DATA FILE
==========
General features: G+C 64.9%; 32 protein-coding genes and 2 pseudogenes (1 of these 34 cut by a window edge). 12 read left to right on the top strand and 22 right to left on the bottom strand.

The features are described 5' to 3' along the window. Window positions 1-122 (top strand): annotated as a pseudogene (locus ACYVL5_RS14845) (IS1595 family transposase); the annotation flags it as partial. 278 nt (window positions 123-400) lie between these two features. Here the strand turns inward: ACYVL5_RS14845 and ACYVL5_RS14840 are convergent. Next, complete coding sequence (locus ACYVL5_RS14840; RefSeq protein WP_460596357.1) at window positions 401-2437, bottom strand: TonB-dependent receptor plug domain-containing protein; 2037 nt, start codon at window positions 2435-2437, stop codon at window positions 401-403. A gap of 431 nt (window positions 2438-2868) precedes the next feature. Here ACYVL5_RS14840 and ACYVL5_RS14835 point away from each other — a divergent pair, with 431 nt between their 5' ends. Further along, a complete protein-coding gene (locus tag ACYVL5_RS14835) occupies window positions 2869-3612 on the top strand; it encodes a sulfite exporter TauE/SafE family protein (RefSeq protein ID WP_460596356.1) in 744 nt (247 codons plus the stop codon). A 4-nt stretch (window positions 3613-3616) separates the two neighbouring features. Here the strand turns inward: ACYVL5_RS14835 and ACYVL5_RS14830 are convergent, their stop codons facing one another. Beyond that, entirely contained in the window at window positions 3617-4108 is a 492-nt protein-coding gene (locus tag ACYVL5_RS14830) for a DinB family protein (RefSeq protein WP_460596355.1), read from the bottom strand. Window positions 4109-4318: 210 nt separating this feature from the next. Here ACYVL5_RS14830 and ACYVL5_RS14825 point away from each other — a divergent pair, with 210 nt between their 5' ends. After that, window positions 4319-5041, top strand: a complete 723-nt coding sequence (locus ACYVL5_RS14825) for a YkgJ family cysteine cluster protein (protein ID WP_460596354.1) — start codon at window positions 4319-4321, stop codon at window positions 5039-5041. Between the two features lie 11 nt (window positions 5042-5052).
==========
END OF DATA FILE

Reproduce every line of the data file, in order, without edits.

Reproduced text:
General features: G+C 64.9%; 32 protein-coding genes and 2 pseudogenes (1 of these 34 cut by a window edge). 12 read left to right on the top strand and 22 right to left on the bottom strand.

The features are described 5' to 3' along the window. Window positions 1-122 (top strand): annotated as a pseudogene (locus ACYVL5_RS14845) (IS1595 family transposase); the annotation flags it as partial. 278 nt (window positions 123-400) lie between these two features. Here the strand turns inward: ACYVL5_RS14845 and ACYVL5_RS14840 are convergent. Next, complete coding sequence (locus ACYVL5_RS14840; RefSeq protein WP_460596357.1) at window positions 401-2437, bottom strand: TonB-dependent receptor plug domain-containing protein; 2037 nt, start codon at window positions 2435-2437, stop codon at window positions 401-403. A gap of 431 nt (window positions 2438-2868) precedes the next feature. Here ACYVL5_RS14840 and ACYVL5_RS14835 point away from each other — a divergent pair, with 431 nt between their 5' ends. Further along, a complete protein-coding gene (locus tag ACYVL5_RS14835) occupies window positions 2869-3612 on the top strand; it encodes a sulfite exporter TauE/SafE family protein (RefSeq protein ID WP_460596356.1) in 744 nt (247 codons plus the stop codon). A 4-nt stretch (window positions 3613-3616) separates the two neighbouring features. Here the strand turns inward: ACYVL5_RS14835 and ACYVL5_RS14830 are convergent, their stop codons facing one another. Beyond that, entirely contained in the window at window positions 3617-4108 is a 492-nt protein-coding gene (locus tag ACYVL5_RS14830) for a DinB family protein (RefSeq protein WP_460596355.1), read from the bottom strand. Window positions 4109-4318: 210 nt separating this feature from the next. Here ACYVL5_RS14830 and ACYVL5_RS14825 point away from each other — a divergent pair, with 210 nt between their 5' ends. After that, window positions 4319-5041, top strand: a complete 723-nt coding sequence (locus ACYVL5_RS14825) for a YkgJ family cysteine cluster protein (protein ID WP_460596354.1) — start codon at window positions 4319-4321, stop codon at window positions 5039-5041. Between the two features lie 11 nt (window positions 5042-5052).